Millennial’s Average Net Worth: How the Country’s Largest Working Generation Compares to the Others
Millennial’s Average Net Worth: Two economic recessions, a pandemic, and a crippling student loan crisis can certainly impede your efforts to build wealth. Certainly, this holds for the millennial generation.
The younger half of this generation is just beginning to make its mark on the labor market, while the older half is entering its prime earning years. Here is a look at how this generation has amassed and preserved wealth.
Average Net Worth of Millennials
Those born between 1981 and 1996 are classified as Millennials; the oldest members of this generation are in their early forties, while the youngest are in their mid-twenties.
Numerous members of this generation are entering or already in their higher-earning years, forming families, and businesses, and becoming homeowners.
According to the 2019 Survey of Consumer Finances conducted by the Federal Reserve, the average net worth of millennials ranges between $76,000 and $436,000.
And according to a report from 2022, the total net worth of millennials has more than doubled, reaching $9.38 trillion in the first quarter of 2022, up from $4.55 trillion two years earlier.
How Does Millennials’ Net Worth Compare to Other Generations?
Compared to other generations, the average net worth of millennials trails only Gen Z. Millennials under the age of 35 has an average net worth of approximately $76,000, while those over 35 have a net worth of over $400,000.
Members of Generation X have average net worths between $400,000 and $833,000. Baby boomers and the Silent Generation have average net worths of over $1 million.
Average American Net Worth by Age
As Americans near retirement age, their net worth tends to increase.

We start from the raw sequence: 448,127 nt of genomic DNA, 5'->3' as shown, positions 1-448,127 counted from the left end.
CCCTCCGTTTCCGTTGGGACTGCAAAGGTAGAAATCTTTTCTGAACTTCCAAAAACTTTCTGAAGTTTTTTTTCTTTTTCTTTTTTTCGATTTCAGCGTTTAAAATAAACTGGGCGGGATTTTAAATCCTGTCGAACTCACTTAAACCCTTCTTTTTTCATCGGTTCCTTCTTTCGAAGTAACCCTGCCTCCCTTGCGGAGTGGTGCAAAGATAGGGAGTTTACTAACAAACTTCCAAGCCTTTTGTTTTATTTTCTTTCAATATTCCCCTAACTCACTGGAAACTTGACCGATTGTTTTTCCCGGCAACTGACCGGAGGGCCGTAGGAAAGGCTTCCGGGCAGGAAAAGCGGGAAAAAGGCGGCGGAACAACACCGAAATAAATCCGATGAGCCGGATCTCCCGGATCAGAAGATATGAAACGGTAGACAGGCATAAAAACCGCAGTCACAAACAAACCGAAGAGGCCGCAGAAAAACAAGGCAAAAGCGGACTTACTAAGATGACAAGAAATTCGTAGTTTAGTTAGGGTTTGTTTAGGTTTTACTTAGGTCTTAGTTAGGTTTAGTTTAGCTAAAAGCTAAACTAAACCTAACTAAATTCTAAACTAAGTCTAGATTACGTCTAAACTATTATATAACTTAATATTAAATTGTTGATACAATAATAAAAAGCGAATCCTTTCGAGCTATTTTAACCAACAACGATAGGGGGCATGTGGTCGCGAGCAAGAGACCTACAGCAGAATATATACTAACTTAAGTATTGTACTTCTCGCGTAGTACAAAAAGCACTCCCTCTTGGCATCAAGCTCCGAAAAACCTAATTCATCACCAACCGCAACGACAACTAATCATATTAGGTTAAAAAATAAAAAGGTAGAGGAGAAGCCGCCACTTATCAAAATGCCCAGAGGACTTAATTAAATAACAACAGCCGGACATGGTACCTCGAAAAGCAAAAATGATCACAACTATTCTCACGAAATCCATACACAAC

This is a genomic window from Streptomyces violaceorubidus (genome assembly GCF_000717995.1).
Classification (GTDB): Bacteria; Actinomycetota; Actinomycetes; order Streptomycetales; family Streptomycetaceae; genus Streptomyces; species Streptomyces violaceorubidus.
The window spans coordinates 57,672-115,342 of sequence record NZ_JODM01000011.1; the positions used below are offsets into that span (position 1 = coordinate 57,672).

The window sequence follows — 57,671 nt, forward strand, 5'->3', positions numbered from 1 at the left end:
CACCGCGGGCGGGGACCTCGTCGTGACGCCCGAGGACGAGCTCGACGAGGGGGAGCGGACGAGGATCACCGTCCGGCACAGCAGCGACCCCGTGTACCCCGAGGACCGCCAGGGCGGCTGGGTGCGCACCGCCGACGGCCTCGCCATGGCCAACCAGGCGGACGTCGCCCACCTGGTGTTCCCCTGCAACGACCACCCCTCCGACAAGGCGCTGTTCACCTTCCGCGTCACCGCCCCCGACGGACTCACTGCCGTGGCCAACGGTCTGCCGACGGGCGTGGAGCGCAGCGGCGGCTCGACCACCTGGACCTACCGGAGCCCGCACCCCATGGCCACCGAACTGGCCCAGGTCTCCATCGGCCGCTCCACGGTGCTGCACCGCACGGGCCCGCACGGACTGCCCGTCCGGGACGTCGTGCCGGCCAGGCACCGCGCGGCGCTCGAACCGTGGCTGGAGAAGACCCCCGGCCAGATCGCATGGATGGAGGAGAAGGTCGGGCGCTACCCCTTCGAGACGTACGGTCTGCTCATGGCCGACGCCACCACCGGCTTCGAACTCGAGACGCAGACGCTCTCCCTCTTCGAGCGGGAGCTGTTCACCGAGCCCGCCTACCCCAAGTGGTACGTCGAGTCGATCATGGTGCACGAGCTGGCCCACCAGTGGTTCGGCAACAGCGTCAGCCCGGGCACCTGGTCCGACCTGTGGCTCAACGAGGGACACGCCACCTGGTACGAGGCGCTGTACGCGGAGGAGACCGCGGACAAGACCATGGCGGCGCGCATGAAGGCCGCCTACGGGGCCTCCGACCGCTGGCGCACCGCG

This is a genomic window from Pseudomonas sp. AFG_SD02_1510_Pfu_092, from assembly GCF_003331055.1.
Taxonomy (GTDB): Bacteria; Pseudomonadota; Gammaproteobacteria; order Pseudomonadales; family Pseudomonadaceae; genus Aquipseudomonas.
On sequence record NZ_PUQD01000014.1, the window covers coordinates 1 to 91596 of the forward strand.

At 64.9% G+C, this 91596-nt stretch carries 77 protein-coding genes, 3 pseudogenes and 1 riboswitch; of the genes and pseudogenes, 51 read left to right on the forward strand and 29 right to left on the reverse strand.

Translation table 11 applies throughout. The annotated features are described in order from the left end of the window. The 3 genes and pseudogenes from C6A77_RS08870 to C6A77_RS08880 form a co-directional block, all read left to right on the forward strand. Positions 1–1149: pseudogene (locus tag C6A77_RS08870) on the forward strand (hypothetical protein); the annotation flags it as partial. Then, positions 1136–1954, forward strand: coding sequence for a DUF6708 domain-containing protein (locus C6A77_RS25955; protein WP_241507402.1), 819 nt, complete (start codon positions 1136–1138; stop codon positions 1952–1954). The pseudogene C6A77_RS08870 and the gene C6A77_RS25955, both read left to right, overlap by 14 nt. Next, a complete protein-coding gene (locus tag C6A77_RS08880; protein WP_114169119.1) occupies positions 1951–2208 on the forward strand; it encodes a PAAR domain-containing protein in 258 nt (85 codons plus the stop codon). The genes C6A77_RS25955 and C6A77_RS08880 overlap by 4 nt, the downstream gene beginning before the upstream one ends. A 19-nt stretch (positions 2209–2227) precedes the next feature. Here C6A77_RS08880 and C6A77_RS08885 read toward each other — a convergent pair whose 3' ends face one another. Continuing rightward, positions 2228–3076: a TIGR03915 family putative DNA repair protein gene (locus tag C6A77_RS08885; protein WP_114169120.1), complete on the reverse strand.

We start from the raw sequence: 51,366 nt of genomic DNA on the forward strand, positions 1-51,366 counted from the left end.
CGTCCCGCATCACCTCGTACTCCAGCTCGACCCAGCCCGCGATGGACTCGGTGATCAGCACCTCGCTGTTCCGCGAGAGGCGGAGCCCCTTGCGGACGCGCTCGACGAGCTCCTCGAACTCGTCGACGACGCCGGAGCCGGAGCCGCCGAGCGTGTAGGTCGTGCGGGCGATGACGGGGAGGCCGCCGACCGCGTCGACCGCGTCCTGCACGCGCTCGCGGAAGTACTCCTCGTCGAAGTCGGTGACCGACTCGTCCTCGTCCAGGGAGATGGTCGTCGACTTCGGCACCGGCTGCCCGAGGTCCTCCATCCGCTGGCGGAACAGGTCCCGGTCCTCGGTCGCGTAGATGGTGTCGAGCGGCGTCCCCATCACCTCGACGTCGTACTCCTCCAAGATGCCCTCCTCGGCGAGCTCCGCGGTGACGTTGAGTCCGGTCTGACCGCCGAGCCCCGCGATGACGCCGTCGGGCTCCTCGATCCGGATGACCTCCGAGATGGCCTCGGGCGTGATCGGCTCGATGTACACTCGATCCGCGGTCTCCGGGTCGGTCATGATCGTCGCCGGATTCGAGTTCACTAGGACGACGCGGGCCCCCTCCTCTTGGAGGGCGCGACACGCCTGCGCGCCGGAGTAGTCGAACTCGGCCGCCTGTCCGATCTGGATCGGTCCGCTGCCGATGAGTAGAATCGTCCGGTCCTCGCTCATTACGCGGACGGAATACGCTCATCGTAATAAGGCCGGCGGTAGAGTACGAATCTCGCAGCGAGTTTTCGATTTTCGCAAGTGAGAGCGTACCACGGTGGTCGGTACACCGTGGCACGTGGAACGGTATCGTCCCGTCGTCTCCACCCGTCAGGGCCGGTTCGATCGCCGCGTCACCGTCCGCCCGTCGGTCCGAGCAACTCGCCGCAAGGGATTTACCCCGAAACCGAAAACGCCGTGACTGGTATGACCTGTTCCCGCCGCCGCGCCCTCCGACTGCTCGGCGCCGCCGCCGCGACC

Molly Ward, a certified financial planner at Houston-based Equitable Advisors, explains, “Millennials earn more money than any other generation at their age, but they have much less wealth as a result of the cost of living outpacing wage increases.”
“Also, because boomers married young and often had two wage earners per household, their net worth increased. Millennials frequently live on a single income because they may not marry early or at all.
What Has Shaped Millennials’ Net Worth and Financial Future?
For many millennials, accumulating wealth has not been without obstacles. The rising inflation rate increased the cost of living, and multiple economic downturns have made it more difficult for members of this generation to increase their net worth.
Staggering Student Loan Debt Has Made It Difficult for This Generation to Build Wealth
College is considerably more expensive than it once was, and millennials’ bank accounts have felt the pinch. According to a study by Georgetown University, college tuition has increased by 1,375% since 1978, which is more than four times the rate of overall inflation.
While Gen Z carries the most student loan debt of any generation, a similar proportion of Gen Zers and millennials carry balances over $50,000. Many members of the millennial generation have postponed or abandoned important wealth-building milestones, such as saving for retirement or purchasing a home, due to their high student loan balances.
According to data from Bankrate, 68% of millennials with student loan debt deferred a significant financial decision as a result of their debt. This is higher than the average for previous generations: 54% of Gen X borrowers and 42% of boomer borrowers reported delaying a significant financial decision due to their student loan debt.
Millennials Have Endured Two Financial Recessions in Their Lifetimes
Before the age of 40, Millennials experienced two recessions that had a significant impact on their job prospects, earning opportunities, and ability to pay down debt; they entered the workforce during one of the most difficult job markets. During the recession from 2007 to 2009, the unemployment rate peaked at 19% for 16- to 24-year-old millennials, compared to 7% to 9% for older generations.
The COVID-19 pandemic set back this generation as well, significantly diminishing the wealth this generation accumulated during its recovery period. 38% of millennials received or seeking financial aid or assistance during the pandemic, while 35% reported depleting their savings or delaying saving/debt repayment.
Wages Have Not Kept Pace With the Cost of Living
According to data from the U.S. Census Bureau, the median pre-tax income of millennial households in 2020 was $71,566, and many workers of all generations report not earning enough. According to a new CNBC survey conducted in partnership with Momentive, two-thirds of American workers report that their salaries are not keeping up with inflation, and the percentage of employees considering quitting is at a four-year high.
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